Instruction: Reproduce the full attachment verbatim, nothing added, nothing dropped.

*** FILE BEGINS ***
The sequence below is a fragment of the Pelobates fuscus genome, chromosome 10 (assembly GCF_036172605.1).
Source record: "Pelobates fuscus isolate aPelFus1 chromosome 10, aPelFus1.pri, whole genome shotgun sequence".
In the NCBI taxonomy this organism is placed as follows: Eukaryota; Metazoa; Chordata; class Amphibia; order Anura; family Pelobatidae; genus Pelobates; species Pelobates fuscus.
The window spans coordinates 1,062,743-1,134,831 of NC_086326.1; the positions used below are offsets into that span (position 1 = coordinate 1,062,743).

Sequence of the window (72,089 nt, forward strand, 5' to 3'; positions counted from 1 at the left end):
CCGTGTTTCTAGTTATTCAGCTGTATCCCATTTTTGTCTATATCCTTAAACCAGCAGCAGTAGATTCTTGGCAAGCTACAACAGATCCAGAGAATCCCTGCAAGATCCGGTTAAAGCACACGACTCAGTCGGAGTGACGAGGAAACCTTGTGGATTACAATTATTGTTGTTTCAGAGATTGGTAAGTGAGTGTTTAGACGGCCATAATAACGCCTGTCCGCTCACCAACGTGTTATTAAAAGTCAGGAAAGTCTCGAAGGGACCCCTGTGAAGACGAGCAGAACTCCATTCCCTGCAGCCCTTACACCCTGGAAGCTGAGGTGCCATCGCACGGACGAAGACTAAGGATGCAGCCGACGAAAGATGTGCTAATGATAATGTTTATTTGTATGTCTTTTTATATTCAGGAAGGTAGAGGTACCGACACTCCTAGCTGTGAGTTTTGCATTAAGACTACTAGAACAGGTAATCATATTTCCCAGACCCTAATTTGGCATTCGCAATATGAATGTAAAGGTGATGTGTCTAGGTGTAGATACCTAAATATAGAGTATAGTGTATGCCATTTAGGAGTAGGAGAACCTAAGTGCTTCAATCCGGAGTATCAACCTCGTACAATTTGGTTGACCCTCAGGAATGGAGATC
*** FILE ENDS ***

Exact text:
The sequence below is a fragment of the Pelobates fuscus genome, chromosome 10 (assembly GCF_036172605.1).
Source record: "Pelobates fuscus isolate aPelFus1 chromosome 10, aPelFus1.pri, whole genome shotgun sequence".
In the NCBI taxonomy this organism is placed as follows: Eukaryota; Metazoa; Chordata; class Amphibia; order Anura; family Pelobatidae; genus Pelobates; species Pelobates fuscus.
The window spans coordinates 1,062,743-1,134,831 of NC_086326.1; the positions used below are offsets into that span (position 1 = coordinate 1,062,743).

Sequence of the window (72,089 nt, forward strand, 5' to 3'; positions counted from 1 at the left end):
CCGTGTTTCTAGTTATTCAGCTGTATCCCATTTTTGTCTATATCCTTAAACCAGCAGCAGTAGATTCTTGGCAAGCTACAACAGATCCAGAGAATCCCTGCAAGATCCGGTTAAAGCACACGACTCAGTCGGAGTGACGAGGAAACCTTGTGGATTACAATTATTGTTGTTTCAGAGATTGGTAAGTGAGTGTTTAGACGGCCATAATAACGCCTGTCCGCTCACCAACGTGTTATTAAAAGTCAGGAAAGTCTCGAAGGGACCCCTGTGAAGACGAGCAGAACTCCATTCCCTGCAGCCCTTACACCCTGGAAGCTGAGGTGCCATCGCACGGACGAAGACTAAGGATGCAGCCGACGAAAGATGTGCTAATGATAATGTTTATTTGTATGTCTTTTTATATTCAGGAAGGTAGAGGTACCGACACTCCTAGCTGTGAGTTTTGCATTAAGACTACTAGAACAGGTAATCATATTTCCCAGACCCTAATTTGGCATTCGCAATATGAATGTAAAGGTGATGTGTCTAGGTGTAGATACCTAAATATAGAGTATAGTGTATGCCATTTAGGAGTAGGAGAACCTAAGTGCTTCAATCCGGAGTATCAACCTCGTACAATTTGGTTGACCCTCAGGAATGGAGATC